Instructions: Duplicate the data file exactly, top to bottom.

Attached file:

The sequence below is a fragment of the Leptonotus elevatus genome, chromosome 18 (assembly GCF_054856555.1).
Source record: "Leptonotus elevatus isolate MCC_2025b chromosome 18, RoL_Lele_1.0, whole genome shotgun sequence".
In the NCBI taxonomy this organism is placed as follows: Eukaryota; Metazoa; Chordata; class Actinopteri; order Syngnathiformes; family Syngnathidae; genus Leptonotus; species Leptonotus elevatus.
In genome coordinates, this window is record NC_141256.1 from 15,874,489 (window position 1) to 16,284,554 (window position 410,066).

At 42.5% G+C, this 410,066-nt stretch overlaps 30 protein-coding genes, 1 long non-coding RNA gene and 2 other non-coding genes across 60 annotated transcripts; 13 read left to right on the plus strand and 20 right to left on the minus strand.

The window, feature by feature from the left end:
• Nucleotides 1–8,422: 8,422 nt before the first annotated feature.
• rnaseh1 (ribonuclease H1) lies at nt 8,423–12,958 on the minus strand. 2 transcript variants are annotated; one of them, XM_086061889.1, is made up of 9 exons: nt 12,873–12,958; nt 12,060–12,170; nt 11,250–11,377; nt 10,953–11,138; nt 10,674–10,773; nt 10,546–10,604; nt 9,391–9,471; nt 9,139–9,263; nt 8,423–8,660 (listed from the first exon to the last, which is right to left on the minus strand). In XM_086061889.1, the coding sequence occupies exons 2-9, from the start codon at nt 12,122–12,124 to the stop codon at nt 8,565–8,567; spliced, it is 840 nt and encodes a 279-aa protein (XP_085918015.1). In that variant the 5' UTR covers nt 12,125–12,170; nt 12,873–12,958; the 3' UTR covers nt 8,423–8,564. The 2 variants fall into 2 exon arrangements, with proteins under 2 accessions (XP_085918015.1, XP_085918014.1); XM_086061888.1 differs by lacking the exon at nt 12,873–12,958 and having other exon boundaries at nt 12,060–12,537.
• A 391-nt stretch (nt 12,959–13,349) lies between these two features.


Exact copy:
The sequence below is a fragment of the Leptonotus elevatus genome, chromosome 18 (assembly GCF_054856555.1).
Source record: "Leptonotus elevatus isolate MCC_2025b chromosome 18, RoL_Lele_1.0, whole genome shotgun sequence".
In the NCBI taxonomy this organism is placed as follows: Eukaryota; Metazoa; Chordata; class Actinopteri; order Syngnathiformes; family Syngnathidae; genus Leptonotus; species Leptonotus elevatus.
In genome coordinates, this window is record NC_141256.1 from 15,874,489 (window position 1) to 16,284,554 (window position 410,066).

At 42.5% G+C, this 410,066-nt stretch overlaps 30 protein-coding genes, 1 long non-coding RNA gene and 2 other non-coding genes across 60 annotated transcripts; 13 read left to right on the plus strand and 20 right to left on the minus strand.

The window, feature by feature from the left end:
• Nucleotides 1–8,422: 8,422 nt before the first annotated feature.
• rnaseh1 (ribonuclease H1) lies at nt 8,423–12,958 on the minus strand. 2 transcript variants are annotated; one of them, XM_086061889.1, is made up of 9 exons: nt 12,873–12,958; nt 12,060–12,170; nt 11,250–11,377; nt 10,953–11,138; nt 10,674–10,773; nt 10,546–10,604; nt 9,391–9,471; nt 9,139–9,263; nt 8,423–8,660 (listed from the first exon to the last, which is right to left on the minus strand). In XM_086061889.1, the coding sequence occupies exons 2-9, from the start codon at nt 12,122–12,124 to the stop codon at nt 8,565–8,567; spliced, it is 840 nt and encodes a 279-aa protein (XP_085918015.1). In that variant the 5' UTR covers nt 12,125–12,170; nt 12,873–12,958; the 3' UTR covers nt 8,423–8,564. The 2 variants fall into 2 exon arrangements, with proteins under 2 accessions (XP_085918015.1, XP_085918014.1); XM_086061888.1 differs by lacking the exon at nt 12,873–12,958 and having other exon boundaries at nt 12,060–12,537.
• A 391-nt stretch (nt 12,959–13,349) lies between these two features.